Voters Deserve Say on Voucher Schools
Bill requires local referendums on any district's funding of choice schools.
The recent spring ballot gave Wisconsin voters sixty-five opportunities to cast votes on public school funding requests ranging from new facilities to basic operations. In Northern Wisconsin communities voters were able to approve an increase for classroom education and deferred maintenance in one district and decide against spending on a new facility in another.
Unfortunately — when it comes to state-mandated spending on voucher schools — voters didn’t have the same chance. State law mandates payouts to the statewide voucher program, which are significantly higher than the average state aid per student to public schools. And a change in the 2015 GOP state budget takes that higher payment directly out of public schools, leaving property taxpayers to make up the difference if it’s made up at all.
That’s why I worked with three of my colleagues to draft a bill that will give school district voters the same oversight of voucher spending that they currently have over public school revenue limits. Our legislation is simple and straightforward: No funds can be taken from a school district to pay voucher schools unless voters in that district approve in a referendum.
Wisconsin’s public schools have long been national leaders and are the cornerstones of our communities, especially in rural and northern Wisconsin. These public schools have gone to referendum 334 times for operating costs and another 324 times for debt or new facilities since 2011. Even including modest increases the Governor proposed in his budget, state aid that supports public schools and reduces property taxes will not even keep pace with inflation over that period.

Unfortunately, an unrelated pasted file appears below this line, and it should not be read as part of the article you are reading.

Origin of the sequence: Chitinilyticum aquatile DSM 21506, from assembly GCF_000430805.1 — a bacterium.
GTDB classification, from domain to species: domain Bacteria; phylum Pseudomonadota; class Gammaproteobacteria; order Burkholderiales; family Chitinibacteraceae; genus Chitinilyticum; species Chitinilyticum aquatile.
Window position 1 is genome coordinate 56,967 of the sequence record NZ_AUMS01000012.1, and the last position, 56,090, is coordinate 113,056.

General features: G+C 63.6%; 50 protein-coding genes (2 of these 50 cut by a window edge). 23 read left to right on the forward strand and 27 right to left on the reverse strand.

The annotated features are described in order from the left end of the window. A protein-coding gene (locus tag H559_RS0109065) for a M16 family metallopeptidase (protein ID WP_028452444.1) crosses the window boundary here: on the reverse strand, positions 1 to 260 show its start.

At the same time, and with no taxpayer oversight or control, spending on voucher programs in Wisconsin has more than doubled since the first Republican budget in 2011. Untold amounts are funneled from taxpayer-financed voucher schools to organizations that pay lobbyists to demand ever more from taxpayers. And local property taxpayers lose more to the voucher program than state aid would have brought in.
Voucher lobbyists themselves said recently that property taxpayers make up the difference, and then some, between state aid to public schools and state payments to voucher schools that are $1000-$1700 higher per student in the Governor’s budget. (Imagine how much lower your property taxes could be if the state’s commitment to public school students matched the amount my Republican colleagues pay out per student to voucher schools.)
It’s time for taxpayers to have a say in whether they want their dollars taken out of the schools that have served generations of Wisconsinites very well to fund the voucher industry. As long as voucher schools are being paid for by local taxpayers and districts are forced to face the voters to keep the lights on, local voters should have the same say on voucher spending they have on public schools.
And as long as voucher schools are being paid for by state tax dollars at all, students in public schools should be treated at least as well by their state government. It’s time for the state to step up to the plate the way voters have 441 times for our public schools since 2011. It’s time for the state to stop returning fewer of your state tax dollars per student to your public schools than we pay voucher schools.
State Sen. Janet Bewley, D-Ashland, is a member of the Wisconsin state Senate.